PeasyCam cam;
HE_Selection selection;
 
ArrayList<WB_Polygon> removedPolys = new ArrayList<WB_Polygon>();
ArrayList<WB_Quad> qua = new ArrayList<WB_Quad>();
 
void setup()
{
	size(650, 650, P3D);
	cam = new PeasyCam(this, 450);
	HEC_Creator cube = new
	HEC_Box(this).setWidth(100).setWidthSegments(5)
		.setHeight(100).setHeightSegments(5)
		.setDepth(100).setDepthSegments(6);
	mesh = new HE_Mesh(cube);
	selection=new HE_Selection();
	Iterator fItr=mesh.fItr();
	HE_Face f;
	while(fItr.hasNext()){
	 f=fItr.next();
	 if(random(100) < 50){
	   selection.add(f);
	   removedPolys.add(f.toPolygon());
	 }
	}
	HEM_Lattice lattice = new HEM_Lattice().setDepth(6).setWidth(3);
	mesh.modifySelected(lattice, selection);
 
	for (WB_Polygon wb:removedPolys){
	  for(int i = 0; i < wb.points.length; i+=4){
		WB_Quad wbq = new WB_Quad(wb.points[i], wb.points[i+1], wb.points[i+2], wb.points[i+3]);
		qua.add(wbq);
	  }
	}
	HEC_FromQuads hfq = new HEC_FromQuads(this).setQuads(qua);
	holes = new HE_Mesh(hfq);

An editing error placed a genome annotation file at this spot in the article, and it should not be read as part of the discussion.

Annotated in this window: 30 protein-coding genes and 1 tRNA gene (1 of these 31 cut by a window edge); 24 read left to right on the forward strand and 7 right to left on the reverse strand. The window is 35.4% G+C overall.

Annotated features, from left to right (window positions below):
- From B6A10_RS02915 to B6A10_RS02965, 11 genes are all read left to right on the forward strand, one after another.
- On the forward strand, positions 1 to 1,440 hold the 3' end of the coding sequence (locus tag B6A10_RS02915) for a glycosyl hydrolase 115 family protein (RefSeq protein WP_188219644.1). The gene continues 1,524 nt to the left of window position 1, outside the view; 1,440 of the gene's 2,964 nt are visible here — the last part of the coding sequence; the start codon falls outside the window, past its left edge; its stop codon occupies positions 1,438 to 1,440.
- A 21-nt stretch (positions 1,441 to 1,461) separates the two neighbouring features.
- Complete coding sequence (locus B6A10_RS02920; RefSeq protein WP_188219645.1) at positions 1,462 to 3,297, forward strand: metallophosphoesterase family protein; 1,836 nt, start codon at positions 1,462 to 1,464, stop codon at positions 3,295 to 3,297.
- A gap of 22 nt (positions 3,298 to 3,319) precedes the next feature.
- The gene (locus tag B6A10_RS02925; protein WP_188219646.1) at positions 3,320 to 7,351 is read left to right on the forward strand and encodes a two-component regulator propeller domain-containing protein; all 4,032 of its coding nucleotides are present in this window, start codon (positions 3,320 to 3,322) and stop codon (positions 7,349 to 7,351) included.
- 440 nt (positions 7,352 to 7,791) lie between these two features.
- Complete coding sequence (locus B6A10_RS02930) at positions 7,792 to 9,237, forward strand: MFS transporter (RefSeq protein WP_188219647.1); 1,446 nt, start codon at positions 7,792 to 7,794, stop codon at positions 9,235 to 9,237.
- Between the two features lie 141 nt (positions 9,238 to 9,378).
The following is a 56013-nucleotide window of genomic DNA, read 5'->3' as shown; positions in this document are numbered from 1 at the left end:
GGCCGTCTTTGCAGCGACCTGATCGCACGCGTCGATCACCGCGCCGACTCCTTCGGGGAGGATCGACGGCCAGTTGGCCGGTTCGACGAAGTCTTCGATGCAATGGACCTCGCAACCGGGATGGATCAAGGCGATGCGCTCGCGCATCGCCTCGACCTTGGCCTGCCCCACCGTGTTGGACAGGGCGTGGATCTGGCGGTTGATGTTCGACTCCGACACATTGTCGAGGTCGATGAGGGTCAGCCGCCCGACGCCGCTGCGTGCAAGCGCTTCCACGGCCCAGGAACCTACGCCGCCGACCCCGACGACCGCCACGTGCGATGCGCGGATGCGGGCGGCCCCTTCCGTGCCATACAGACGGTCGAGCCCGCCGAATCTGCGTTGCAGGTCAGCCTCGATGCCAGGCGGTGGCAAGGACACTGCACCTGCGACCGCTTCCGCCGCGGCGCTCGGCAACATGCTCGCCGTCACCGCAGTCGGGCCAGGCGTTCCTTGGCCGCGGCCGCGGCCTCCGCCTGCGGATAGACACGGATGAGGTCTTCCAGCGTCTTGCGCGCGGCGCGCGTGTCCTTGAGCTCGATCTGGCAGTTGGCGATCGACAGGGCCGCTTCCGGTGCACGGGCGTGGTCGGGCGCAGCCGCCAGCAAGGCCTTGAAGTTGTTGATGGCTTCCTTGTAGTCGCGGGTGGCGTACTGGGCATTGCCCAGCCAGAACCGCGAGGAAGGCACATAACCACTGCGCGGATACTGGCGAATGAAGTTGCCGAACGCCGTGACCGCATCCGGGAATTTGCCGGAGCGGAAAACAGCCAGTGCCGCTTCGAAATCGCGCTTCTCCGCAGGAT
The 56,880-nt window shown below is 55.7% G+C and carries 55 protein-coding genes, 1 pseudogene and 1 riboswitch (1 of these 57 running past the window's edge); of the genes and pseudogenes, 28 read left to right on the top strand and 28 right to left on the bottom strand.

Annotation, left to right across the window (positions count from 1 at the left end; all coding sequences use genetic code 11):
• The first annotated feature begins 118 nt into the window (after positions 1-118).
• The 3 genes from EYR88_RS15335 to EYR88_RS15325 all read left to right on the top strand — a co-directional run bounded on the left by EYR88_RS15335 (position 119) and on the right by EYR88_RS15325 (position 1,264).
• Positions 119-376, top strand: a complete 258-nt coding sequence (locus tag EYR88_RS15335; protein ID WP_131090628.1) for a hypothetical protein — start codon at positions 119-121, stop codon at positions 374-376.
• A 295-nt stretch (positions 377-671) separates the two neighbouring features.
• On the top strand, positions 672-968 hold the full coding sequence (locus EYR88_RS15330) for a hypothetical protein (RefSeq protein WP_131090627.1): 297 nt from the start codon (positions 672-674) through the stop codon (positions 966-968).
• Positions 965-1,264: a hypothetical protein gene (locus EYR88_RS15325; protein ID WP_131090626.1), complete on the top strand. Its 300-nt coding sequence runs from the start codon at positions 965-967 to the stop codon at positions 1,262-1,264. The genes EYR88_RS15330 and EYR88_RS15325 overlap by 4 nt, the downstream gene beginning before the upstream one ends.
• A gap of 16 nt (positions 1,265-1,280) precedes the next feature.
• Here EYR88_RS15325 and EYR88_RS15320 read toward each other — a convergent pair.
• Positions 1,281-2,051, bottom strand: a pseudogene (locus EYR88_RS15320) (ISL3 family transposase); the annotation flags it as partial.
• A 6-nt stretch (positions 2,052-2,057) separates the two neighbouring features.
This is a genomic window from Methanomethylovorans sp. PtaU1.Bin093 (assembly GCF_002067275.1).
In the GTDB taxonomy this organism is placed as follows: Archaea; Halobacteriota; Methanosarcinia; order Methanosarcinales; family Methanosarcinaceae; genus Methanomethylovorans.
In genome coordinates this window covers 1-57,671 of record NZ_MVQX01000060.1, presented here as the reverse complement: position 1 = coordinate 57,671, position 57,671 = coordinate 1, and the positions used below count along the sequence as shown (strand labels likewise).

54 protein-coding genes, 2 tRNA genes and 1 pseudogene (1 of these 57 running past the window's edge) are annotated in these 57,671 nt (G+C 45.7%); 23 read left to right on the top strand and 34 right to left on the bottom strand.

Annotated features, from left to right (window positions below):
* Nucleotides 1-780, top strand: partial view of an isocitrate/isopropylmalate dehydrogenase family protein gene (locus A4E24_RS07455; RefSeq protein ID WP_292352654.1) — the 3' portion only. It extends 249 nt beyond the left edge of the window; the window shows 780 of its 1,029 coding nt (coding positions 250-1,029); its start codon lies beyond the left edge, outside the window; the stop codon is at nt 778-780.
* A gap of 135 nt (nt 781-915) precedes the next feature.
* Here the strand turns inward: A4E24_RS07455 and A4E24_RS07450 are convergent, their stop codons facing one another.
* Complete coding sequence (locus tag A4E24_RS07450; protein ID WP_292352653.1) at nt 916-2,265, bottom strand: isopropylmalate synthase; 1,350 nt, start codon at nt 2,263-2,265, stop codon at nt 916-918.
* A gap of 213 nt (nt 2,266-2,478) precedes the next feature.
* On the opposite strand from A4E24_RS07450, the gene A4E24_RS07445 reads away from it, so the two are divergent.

HEM_Extrude extrude = new HEM_Extrude().setDistance(1);
	holes.modify(extrude);
}
 
void draw()
{
    background(255);
    lights();
    noStroke();
    fill(220);
    mesh.drawFaces();
    fill(#B90202, 70);
    holes.drawFaces();
}

3D shapes with Hemesh

hemesh01
HEC_Geodesic. made with Processing and Hemesh.

These incredible shapes have been created with Hemesh, a library for Processing created by Frederik Vanhoutte (W:Blut) for creating and manip­u­lat­ing 3D meshes. I just downloaded the lib and started coding, trying to render them with Christopher Warnow’s SunflowApiApi. So far, these are the results. Amazing libraries!

hemeshsunflow
hemeshsunflow02

After some figuring out, I got SunflowApiApi to work directly from Processing! Still did not get perfectly how to use the 8 available shaders and how to set up the scene global illumination, but the first results are impressive.

my Flickr PhotoSphere

fps04
flickrsphereboth
Applet and source code: http://www.openprocessing.org/visuals/?visualID=17064 Type a search term and press ENTER; UP/DOWN keys toggles images/descriptions. made with Processing.

This thread has lit the spark! Using the code provided by Gustav Bjordal in his PhotoWall sketch, I developed a very quick prototype wich a) connects to the Flickr API service and performs a query with a user-defined keyword, b) parses (with the proXML lib, tho I could have used the default processing xml parsing cababilities) the response, c) creates a matching number of texturized boxes, d) draws a sphere made of randomly sized boxes properly rotated along the surface. It is a signed Applet (Applets are normally executed in a sandbox that prevents them from accessing the local hard disk/network) so you’ll have to grant all the alerts that may pops up at first run.